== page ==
Container Shortage Threatens
by Richard Read
Recession-weary Northwest farmers are landing big sales in Asia, an encouraging sign of recovery. But a severe shortage of shipping containers, as steamship lines boost rates, downsize vessels and slow ships to save fuel, stifles what could be a U.S. export boom.
Portland commodities trader Larry Jansky recently received 19 containers a month late. He barged the steel boxes to Idaho. He loaded them with dried peas and garbanzo beans. He got them back to Portland in time for shipping to India, Taiwan and South Korea.
Yet the vessel was full. Longshoremen left the $400,000 worth of cargo on the dock, awaiting a ship about a week later. The delay exposed Jansky's North Pacific Group Inc. to postponed payments, rising shipping rates and the risk that buyers in India, where local chickpeas ripen soon, could use the excuse to reject delivery.
"We're getting bombed with rate increases, container shortages and space issues," said Jansky, who has traded and exported for 30 years. "It's one of the most difficult times I've seen in my whole trading career."
Giant ocean carriers have lost billions during the recession. They are anchoring newly built big ships, subbing smaller ones in Portland and elsewhere, charging hundreds of dollars more per container and constricting deliveries of empties in a desperate and coordinated attempt to boost income.
The effect amounts to a sneaker wave emanating from a recession that has technically ended. It hits business especially hard in smaller, more expensive ports such as Portland, 100 miles upriver from the ocean.
"It's squelching the advantage we could have from the fact that the dollar's going down," making U.S. products cheaper abroad, said Patti Iverson-Summer, president of Global Trading Resources Inc., a Portland freight forwarder.
At the Port of Portland, managers remain confident the crisis won't cause remaining steamship lines to pull out. The Port's container service has dwindled to one transPacific route and one Europe-South America-Mediterranean circuit.
The deployment of smaller ships by carriers Hanjin and Hapag-Lloyd, which run these routes, is paradoxical just as dredgers complete a five-year project to deepen the Columbia River shipping channel. The $186 million project, to be completed by year's end, will add 3 feet to the 40-foot-deep valley carved in the river floor, accommodating larger ships and heavier loads.
The U.S. container shortage results from reduced imports. As Americans buy less Asian-made goods, fewer containers unload in the United States for use on return routes.
But hard-pressed steamship lines exacerbate the crisis, freight forwarders say. Even when a container winds up empty in a big hub such as the Port of Long Beach, ocean carriers are reluctant to spend money sending it to Portland.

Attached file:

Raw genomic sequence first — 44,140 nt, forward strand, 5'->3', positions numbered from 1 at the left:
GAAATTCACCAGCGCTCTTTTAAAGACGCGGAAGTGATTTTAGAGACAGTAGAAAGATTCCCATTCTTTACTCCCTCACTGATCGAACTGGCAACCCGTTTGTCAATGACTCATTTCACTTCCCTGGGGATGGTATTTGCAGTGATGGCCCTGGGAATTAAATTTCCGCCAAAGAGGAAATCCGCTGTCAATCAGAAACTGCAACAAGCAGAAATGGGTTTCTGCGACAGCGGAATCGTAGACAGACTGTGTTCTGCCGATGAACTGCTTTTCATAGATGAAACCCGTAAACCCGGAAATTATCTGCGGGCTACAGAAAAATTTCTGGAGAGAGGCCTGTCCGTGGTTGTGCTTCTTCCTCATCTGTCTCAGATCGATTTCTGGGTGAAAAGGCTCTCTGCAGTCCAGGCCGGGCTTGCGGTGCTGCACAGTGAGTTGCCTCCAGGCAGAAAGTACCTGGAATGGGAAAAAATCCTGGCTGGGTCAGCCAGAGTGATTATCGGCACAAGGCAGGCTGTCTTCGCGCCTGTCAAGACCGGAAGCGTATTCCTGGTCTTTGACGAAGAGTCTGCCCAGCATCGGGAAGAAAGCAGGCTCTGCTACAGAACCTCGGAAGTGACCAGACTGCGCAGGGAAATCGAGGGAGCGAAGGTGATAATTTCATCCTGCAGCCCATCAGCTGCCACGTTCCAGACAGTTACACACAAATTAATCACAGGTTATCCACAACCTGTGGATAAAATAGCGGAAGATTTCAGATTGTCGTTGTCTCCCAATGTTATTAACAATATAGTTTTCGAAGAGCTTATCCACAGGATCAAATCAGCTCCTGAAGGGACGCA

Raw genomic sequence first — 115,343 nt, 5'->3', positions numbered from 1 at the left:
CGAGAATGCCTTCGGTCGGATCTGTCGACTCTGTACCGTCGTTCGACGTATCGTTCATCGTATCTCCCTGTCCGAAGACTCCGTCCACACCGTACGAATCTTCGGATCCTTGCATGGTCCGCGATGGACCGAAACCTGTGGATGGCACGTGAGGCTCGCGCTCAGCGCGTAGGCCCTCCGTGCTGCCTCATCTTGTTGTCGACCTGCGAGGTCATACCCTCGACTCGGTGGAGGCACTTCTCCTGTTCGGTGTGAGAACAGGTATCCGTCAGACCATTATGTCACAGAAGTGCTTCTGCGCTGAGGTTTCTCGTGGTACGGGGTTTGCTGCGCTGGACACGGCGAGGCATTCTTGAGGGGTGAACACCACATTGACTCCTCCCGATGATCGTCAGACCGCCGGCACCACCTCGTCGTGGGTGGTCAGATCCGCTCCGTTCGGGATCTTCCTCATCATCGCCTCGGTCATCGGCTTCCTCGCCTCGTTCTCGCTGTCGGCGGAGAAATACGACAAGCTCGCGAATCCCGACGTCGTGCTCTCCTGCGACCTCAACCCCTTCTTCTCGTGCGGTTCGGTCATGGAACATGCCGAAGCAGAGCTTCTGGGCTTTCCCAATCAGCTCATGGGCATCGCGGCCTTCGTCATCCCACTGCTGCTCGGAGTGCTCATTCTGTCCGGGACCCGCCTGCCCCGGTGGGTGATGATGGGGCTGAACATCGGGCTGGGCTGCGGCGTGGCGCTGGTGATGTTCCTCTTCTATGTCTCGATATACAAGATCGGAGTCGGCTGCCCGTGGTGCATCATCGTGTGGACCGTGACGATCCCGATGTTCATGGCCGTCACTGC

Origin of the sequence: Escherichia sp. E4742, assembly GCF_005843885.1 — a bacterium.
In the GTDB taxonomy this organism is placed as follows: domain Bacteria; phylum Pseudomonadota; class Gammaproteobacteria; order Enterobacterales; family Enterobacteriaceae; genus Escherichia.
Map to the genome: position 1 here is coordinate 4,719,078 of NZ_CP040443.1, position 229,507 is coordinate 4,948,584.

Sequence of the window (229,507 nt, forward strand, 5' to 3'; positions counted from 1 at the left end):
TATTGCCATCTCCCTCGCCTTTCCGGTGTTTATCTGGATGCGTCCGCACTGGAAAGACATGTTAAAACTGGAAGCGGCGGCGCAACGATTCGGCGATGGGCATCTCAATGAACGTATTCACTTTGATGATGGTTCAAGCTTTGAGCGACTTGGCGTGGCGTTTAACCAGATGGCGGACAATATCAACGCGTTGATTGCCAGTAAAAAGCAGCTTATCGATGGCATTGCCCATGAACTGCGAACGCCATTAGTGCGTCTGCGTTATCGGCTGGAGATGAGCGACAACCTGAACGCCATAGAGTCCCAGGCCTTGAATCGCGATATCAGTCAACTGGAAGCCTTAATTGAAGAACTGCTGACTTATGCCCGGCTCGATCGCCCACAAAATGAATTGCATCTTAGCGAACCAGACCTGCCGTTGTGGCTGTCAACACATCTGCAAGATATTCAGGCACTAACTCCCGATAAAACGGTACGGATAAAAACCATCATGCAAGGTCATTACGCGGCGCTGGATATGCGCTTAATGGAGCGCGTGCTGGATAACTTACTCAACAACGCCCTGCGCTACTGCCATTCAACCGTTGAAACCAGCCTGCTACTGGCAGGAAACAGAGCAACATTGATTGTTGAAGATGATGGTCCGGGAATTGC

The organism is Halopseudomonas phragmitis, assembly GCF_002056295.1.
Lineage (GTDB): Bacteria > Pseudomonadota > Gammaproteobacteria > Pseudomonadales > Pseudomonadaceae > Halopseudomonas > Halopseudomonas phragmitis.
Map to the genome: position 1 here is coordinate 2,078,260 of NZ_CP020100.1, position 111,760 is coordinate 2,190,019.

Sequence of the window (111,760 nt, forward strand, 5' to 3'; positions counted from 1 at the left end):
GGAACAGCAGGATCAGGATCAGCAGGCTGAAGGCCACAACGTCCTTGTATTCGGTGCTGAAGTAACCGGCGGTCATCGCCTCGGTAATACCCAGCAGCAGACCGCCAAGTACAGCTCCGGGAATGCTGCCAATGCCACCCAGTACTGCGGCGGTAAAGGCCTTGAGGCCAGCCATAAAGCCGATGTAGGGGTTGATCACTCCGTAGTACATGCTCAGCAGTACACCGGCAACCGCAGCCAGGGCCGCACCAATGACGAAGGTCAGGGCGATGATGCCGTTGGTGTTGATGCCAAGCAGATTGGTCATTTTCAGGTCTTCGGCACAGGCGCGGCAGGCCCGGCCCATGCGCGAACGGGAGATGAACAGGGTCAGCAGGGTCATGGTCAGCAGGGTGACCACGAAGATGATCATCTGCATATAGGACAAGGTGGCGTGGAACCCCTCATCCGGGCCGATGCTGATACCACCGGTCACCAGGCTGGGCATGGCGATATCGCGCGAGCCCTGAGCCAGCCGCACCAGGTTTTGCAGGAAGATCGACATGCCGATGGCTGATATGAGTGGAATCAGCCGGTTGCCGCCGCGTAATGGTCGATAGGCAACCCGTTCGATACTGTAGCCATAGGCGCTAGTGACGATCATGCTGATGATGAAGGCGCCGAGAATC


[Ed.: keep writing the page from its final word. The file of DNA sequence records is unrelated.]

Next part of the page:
"They probably could have shipped a lot more hazelnuts earlier than they did this year, but for the availability of containers," said Brenda Barnes, customer-services director for Allports, a Portland freight forwarder.
Steamship companies have parked many of the larger ships they had expected, during prosperous times, to deploy worldwide. The "ghost fleet" exceeds 580 idle container vessels anchored off Singapore and other ports.
Hanjin, the South Korean line whose vessels call on Portland, has parked ships capable of carrying a total of more than 50,000 40-foot containers, according to shipping newsletter Alphaliner. Hanjin lost $338 million in the third quarter ended Sept. 30.
In February, Hanjin will begin sending ships to Portland capable of carrying 2,000 40-foot containers, down from vessels holding more than 2,750. Freight forwarders say Hapag-Lloyd will also downsize.
Rates soar as container demand grows and supply diminishes. Six months ago Jansky paid $1000 to ship a 20-foot container to Taiwan. Now it costs about $1,650.
On Thursday, yet another rate-increase bulletin flashed on Jansky's computer screen. "Good afternoon," wrote one of his freight forwarders. "Effective immediately, Orient Overseas Container Line will revise the new rates applicable on agri for cargo-receipt date January 15th - March 2010."
"This came as a shock to us," the freight forwarder wrote, "and also to the carrier themselves." Jansky chuckled. "Yeah, right," he said. "The carrier is the one who made it."
Jansky had already booked containers at the old rates, for loading in Nebraska. "By the time they get here, the new rates will apply," Jansky said. He may have to eat the difference.
Freight forwarders are bracing for $800 rate hikes per 40-foot container in spring, although Greg Borossay, Port of Portland senior manager for trade and liner development, doubts shipping lines will get all they ask. In another negotiation affecting Portland costs, ocean carriers are in talks with the Columbia River pilots who steer vessels along the channel.
Borossay foresees better times. Portland export goods are gradually moving up-market, switching from scrap paper, for example, to more valuable cargo such as frozen fruit or vegetables. Ocean carriers charge higher rates for more expensive freight, giving them more incentive to bring empty containers here.
Once the river channel is deepened, the Port aims to attract more steamship lines.
"Portland is never going to be a mega port for containers," Borossay said. "But we think there could be successful operations for probably two transPacific and two niche players."
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